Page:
3
$\begingroup$

Let $A$ and $B$ be $n×n$ matrices. If we expand the determinant of $A+B$ as a sum over all permutations of $[\![1,n]\!]$ and all choices of whether the coefficient comes from $A$ or from $B$, this gives a sum with $2^n n!$ terms. We can rearrange it to give a sum over all minors of $A$ of this minor, times the "complementary" minor in $B$, times a sign.

It is a bit hard to explain so I made a program (in sage): https://pastebin.com/qxVRbQMG.

But this formula can be expressed more abstractly. We remark that the $k×k$ minors of $A$ are the coefficients of $\Lambda^k A$ (the exterior power) in the canonical basis. Using the perfect pairing $\Lambda^k E ⊗ \Lambda^{n-k} E → \Lambda^n E$, given an endomorphism $f$ of $\Lambda^k E$, we can define its adjoint $f^* : \Lambda^{n-k} E → \Lambda^{n-k} E$ relatively to this pairing. Given an endomorphism $f$ of $\Lambda^k E$ and an endomorphism $g$ of $\Lambda^{n-k} B$, we define $\langle f, g \rangle$ as $\operatorname{tr}(f^* g)$ (this is again a perfect pairing). Then, the formula translates as $$\det(A+B) = ∑_{k=0}^n \langle \Lambda^k A, \Lambda^{n-k} B \rangle\text{.}$$

Question: Is there an abstract proof (coordinate-free) of this identity? An intuition behind it? Can we generalize it if it helps?

$\endgroup$
  • 1
    $\begingroup$ Hint: There is a natural (in both $V$ and $W$) isomorphism $\wedge^n\left(V \oplus W\right) \cong \bigoplus\limits_{k=0}^n \left(\wedge^k V\right) \otimes \left(\wedge^{n-k} W\right)$ whenever $V$ and $W$ are two modules over a commutative ring. This isomorphism sends each $\left(v_1, w_1\right) \wedge \left(v_2, w_2\right) \wedge \cdots \wedge \left(v_n, w_n\right)$ to the element of $\bigoplus\limits_{k=0}^n \left(\wedge^k V\right) \otimes \left(\wedge^{n-k} W\right)$ whose $k$-th component (for each $k \in \left\{0,1,\ldots,n\right\}$) is ... $\endgroup$ – darij grinberg Mar 4 at 21:04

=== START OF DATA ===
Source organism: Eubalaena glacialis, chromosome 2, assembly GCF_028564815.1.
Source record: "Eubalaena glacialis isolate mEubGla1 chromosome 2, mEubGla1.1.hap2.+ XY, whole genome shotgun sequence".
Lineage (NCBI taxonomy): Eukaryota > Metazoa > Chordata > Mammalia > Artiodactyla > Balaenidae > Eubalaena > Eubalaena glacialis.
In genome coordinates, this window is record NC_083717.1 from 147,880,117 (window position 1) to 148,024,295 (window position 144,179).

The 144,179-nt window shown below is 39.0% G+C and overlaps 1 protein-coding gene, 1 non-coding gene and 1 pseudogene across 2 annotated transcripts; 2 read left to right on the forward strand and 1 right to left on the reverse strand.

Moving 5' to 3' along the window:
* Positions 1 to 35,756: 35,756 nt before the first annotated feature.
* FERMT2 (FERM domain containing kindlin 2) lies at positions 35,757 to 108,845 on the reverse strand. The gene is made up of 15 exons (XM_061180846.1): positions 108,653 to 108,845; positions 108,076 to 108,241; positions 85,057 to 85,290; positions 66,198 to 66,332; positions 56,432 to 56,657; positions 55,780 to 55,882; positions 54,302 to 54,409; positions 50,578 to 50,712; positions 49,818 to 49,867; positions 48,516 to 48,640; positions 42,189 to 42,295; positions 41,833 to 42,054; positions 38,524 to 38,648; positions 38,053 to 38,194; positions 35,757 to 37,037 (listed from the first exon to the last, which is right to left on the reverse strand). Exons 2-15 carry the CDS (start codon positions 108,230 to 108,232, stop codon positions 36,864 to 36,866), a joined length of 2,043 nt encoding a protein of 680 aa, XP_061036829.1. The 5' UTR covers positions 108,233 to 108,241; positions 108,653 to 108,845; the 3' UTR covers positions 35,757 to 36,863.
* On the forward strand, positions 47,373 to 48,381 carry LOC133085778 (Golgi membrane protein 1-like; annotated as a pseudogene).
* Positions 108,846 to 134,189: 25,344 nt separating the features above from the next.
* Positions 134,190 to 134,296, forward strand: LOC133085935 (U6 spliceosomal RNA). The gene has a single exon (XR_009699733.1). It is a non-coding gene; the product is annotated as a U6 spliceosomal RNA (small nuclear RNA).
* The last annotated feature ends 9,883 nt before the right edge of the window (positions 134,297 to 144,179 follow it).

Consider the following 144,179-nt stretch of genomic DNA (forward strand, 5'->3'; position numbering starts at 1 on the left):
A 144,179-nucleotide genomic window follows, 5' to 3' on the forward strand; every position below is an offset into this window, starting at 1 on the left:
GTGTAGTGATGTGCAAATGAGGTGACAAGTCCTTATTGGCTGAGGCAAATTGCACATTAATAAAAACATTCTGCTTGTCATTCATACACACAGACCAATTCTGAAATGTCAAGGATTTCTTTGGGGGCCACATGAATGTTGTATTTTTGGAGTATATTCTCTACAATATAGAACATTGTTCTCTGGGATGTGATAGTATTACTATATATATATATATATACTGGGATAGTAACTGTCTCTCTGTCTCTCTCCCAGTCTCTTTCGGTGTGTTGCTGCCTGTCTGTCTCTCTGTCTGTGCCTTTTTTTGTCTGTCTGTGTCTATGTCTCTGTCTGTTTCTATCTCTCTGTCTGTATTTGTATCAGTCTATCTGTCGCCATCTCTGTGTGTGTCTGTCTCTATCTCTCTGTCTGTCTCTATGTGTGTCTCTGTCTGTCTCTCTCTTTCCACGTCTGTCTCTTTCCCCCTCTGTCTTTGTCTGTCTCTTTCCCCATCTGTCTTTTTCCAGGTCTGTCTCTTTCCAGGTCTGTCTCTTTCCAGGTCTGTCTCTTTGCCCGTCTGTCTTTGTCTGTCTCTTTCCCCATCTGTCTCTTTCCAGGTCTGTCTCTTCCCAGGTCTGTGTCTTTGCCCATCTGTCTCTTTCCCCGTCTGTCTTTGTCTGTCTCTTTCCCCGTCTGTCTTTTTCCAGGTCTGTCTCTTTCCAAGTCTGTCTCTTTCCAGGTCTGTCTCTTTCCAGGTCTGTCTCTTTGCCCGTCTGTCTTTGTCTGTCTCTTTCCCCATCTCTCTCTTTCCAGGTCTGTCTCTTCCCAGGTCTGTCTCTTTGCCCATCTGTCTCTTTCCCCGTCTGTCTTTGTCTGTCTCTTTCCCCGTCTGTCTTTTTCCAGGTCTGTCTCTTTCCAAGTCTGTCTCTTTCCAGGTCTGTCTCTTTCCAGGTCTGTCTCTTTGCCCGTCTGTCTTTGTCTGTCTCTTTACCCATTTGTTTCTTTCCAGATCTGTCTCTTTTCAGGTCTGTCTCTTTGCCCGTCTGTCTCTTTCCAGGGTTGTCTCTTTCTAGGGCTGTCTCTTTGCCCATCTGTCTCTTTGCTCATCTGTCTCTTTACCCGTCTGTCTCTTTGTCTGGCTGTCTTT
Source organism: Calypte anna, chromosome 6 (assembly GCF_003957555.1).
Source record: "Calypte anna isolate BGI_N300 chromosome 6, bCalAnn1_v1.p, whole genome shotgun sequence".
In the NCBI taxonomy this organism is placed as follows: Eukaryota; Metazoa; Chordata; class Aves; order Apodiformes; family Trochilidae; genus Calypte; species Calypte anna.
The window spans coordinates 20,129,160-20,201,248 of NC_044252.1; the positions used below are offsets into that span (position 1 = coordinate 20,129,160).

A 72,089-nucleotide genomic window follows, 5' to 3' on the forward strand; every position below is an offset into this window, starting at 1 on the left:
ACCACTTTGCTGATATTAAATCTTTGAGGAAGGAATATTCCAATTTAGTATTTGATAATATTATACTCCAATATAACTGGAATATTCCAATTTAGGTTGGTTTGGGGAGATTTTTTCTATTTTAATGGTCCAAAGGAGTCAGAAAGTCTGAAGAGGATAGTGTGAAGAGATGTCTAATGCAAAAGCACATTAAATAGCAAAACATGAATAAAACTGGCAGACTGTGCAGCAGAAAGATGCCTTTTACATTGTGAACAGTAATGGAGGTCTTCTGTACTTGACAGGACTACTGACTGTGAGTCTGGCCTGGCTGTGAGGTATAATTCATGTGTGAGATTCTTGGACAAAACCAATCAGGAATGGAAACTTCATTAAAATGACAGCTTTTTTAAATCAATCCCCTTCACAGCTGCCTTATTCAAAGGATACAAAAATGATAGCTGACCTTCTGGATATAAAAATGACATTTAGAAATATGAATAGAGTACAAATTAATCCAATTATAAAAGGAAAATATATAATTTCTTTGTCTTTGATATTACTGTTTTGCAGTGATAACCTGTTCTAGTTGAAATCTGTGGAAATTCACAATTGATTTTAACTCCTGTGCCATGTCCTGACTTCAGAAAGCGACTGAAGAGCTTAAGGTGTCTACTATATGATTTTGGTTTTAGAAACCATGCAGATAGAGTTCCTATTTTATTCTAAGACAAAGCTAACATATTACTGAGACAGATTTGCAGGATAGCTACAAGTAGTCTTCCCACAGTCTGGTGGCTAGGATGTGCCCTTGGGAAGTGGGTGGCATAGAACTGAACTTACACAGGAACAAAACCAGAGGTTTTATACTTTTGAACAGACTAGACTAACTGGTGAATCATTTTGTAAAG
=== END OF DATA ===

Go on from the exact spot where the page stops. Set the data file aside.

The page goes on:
• 1
    $\begingroup$ ... the sum $\sum_\sigma \left(-1\right)^\sigma \left(v_{\sigma\left(1\right)} \wedge v_{\sigma\left(2\right)} \wedge \cdots \wedge v_{\sigma\left(k\right)} \right) \otimes \left(w_{\sigma\left(k+1\right)} \wedge w_{\sigma\left(k+2\right)} \wedge \cdots \wedge w_{\sigma\left(n\right)}\right)$ over all permutations $\sigma \in S_n$ satisfying $\sigma\left(1\right) < \sigma\left(2\right) < \cdots < \sigma\left(k\right)$ and $\sigma\left(k+1\right) < \sigma\left(k+2\right) < \cdots < \sigma\left(n\right)$. The inverse map is even easier to write down. $\endgroup$ – darij grinberg Mar 4 at 21:08
  • $\begingroup$ @darijgrinberg Thank you for your answer! So we write $A+B$ as the composition of $V→V⊕V→V⊕V→V$, where the middle arrow is $A⊕B$. Then we apply the functor $Λ^n$, where $n=\dim(V)$. We can use your natural isomorphism and separate the endomorphism $Λ^nV$ as a sum over $k$ of endomorphisms. For each of these endomorphisms, we want its trace. This gives a bilinear mapping $\newcommand{\End}{\operatorname{End}}\End(Λ^kV)⊗\End(Λ^{n-k}V)→𝕂$, and we want to show that it coïncides with the map $Λ^kV^*⊗Λ^kV⊗Λ^{n-k}V^*⊗Λ^{n-k}V→Λ^nV^*⊗Λ^nV→𝕂$. We only need to check this on pure elements $f⊗x⊗g⊗y$. $\endgroup$ – Idéophage Mar 5 at 0:03
  • $\begingroup$ Such an element is sent on the mapping that sends $v_1∧⋯∧v_n$ on $∑_𝜎(-1)^𝜎f(v_{𝜎(1)}∧⋯∧v_{𝜎(k)})x∧g(v_{𝜎(k+1)}∧⋯∧v_{𝜎(n)})y$. That is, $(f∧g)(v_1∧⋯∧v_n) x∧y$. Taking the trace of this, we get $(f∧g)(x∧y)$, what we wanted. Is it the thing you had in mind? $\endgroup$ – Idéophage Mar 5 at 0:03
  • $\begingroup$ At this point, I neither remember what I had in mind nor fully get what you're doing (how do you get your bilinear mapping?). But probably I just should go to bed. $\endgroup$ – darij grinberg Mar 5 at 4:35

Your Answer

By clicking “Post Your Answer”, you agree to our terms of service, privacy policy and cookie policy

Browse other questions tagged or ask your own question.